So the first time I made this, I cooked my caramelized sugar a little too long. I wanted it just slightly burnt. What I didn’t realize was that stirring the cacao nibs into the caramel melted the chocolate out of the nibs and turned the brittle dark. That in and of itself wasn’t so bad, but the flavor was a little too bitter (burnt) for our liking and in the end, it went into the trash. That was a sad day for bacon lovers. The second (and third) time around, I went with a temperature target of 300°F (283°F at 8500 feet) for the brittle which helped remove the guesswork.
combine the sugar, butter, corn syrup, and water
let it boil and turn amber
Once the sugar is ready, remove it from the heat and whisk in the baking soda and most of the sea salt. The sugar mixture will bubble up, but keep whisking until it is thoroughly incorporated. Be careful with melted sugar – it is HOT and it hurts something awful to get any on your skin (because it sticks and burns and makes you cry). The next thing you want to do is switch to a spoon or a heatproof spatula to fold in the bacon and bourbon. If you stubbornly try to use a whisk, it will gum up and harden on the whisk – and that just sucks.
whisk in the salt and baking soda
it will foam up, keep stirring
After the cacao nib disaster, I tried a different method. Instead of stirring the cacao nibs into the brittle, I just sprinkled most of them on the silpat sheet. When the brittle was ready to pour, I poured it over the nibs. Then while the brittle was still quite hot, I sprinkled the remaining nibs over the top along with some reserved bacon and flake sea salt. Gently pressing those into the hot brittle with the back of a spoon or spatula keeps the toppings from falling off the brittle when cooled. This worked really nicely.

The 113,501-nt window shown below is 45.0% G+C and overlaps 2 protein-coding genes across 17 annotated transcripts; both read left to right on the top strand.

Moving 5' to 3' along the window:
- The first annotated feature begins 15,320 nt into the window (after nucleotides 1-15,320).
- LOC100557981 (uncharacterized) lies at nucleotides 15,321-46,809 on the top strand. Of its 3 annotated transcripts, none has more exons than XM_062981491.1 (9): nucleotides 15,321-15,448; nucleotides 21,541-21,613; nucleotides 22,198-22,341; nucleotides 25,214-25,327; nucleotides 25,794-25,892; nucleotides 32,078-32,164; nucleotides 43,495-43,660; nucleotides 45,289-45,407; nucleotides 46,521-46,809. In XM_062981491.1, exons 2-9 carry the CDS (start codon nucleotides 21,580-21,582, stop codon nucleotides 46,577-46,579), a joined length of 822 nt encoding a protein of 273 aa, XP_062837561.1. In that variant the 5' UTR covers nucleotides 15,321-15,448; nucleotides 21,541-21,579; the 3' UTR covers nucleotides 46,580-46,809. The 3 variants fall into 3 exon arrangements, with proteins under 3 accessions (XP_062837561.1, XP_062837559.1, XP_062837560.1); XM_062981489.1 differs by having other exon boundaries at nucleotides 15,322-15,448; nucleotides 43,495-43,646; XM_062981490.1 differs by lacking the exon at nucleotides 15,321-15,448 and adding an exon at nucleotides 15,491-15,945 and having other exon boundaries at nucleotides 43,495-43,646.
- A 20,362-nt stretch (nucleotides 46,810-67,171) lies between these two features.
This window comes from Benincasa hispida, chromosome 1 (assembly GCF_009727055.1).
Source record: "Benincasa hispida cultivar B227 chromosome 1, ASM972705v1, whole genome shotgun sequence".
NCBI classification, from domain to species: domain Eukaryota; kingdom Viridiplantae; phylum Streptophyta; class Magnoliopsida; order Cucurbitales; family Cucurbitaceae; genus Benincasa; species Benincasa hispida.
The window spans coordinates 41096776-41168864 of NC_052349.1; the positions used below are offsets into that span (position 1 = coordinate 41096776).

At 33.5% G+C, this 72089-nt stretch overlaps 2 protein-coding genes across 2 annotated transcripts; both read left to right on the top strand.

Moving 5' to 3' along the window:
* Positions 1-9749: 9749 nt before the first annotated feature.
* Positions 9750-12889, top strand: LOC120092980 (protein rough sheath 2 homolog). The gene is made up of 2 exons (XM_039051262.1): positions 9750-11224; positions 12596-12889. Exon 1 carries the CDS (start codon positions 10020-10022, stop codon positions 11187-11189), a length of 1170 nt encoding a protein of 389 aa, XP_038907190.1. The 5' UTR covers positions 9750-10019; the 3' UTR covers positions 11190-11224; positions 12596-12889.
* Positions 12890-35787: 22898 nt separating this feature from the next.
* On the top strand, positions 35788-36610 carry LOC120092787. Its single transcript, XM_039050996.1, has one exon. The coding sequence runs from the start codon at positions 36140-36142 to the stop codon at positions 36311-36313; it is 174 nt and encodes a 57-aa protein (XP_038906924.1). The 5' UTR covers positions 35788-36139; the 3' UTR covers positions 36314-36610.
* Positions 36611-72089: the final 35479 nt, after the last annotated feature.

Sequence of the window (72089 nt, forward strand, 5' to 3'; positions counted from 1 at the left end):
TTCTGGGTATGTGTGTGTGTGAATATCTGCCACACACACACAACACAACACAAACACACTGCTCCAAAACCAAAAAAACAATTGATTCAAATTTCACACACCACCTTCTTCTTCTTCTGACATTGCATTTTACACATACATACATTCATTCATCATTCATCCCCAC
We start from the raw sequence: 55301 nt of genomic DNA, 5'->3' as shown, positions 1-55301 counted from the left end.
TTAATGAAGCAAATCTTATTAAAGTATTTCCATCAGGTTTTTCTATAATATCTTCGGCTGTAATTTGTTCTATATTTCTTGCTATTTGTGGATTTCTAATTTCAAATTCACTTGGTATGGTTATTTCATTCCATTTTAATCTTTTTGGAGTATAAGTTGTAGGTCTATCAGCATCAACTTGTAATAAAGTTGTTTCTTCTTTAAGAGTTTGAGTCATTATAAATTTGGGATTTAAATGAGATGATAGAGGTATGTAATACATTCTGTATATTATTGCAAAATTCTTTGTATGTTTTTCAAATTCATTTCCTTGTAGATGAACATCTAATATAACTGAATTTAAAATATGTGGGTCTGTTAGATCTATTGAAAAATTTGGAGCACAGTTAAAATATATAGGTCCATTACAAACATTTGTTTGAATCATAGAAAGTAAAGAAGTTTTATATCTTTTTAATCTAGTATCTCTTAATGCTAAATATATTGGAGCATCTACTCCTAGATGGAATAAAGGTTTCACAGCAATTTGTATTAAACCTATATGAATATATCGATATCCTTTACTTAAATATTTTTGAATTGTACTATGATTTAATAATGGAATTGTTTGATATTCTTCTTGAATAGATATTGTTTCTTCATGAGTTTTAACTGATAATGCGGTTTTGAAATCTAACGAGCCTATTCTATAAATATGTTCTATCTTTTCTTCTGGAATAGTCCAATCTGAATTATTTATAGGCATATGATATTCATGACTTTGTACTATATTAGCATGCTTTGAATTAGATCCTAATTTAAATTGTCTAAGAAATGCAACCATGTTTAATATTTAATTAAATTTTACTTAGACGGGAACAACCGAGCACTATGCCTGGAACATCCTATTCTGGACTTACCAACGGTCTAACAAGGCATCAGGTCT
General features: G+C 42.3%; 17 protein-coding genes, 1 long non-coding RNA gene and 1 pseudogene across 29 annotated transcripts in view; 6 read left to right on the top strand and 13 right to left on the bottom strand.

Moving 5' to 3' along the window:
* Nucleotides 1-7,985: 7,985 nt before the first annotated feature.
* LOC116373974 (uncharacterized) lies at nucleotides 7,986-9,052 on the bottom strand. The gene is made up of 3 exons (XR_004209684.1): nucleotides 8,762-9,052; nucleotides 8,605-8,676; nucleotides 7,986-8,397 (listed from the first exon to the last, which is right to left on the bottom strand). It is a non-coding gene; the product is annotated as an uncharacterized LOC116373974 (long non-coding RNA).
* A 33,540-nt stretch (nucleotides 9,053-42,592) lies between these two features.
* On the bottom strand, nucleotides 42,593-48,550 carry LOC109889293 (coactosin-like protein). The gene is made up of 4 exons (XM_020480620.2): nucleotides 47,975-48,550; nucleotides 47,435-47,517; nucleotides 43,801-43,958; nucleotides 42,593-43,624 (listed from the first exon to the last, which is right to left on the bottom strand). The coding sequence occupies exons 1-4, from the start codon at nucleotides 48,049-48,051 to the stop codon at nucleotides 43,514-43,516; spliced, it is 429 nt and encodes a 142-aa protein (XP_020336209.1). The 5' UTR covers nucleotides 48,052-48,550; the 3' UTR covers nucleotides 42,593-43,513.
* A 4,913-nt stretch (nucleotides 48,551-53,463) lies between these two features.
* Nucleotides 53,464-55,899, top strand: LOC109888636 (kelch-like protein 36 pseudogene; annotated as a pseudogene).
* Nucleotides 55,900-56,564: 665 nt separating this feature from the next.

my second trial brittle turned out!
broken into pieces when cooled
Just for reference, you can see what the brittle was like when I cooked the sugar too long and stirred the cacao nibs into the brittle. It just didn’t taste very good, even after dipping it in dark chocolate. So you’ve been warned. A candy thermometer is your friend.
the brittle turned very dark as the chocolate melted
broken dark brittle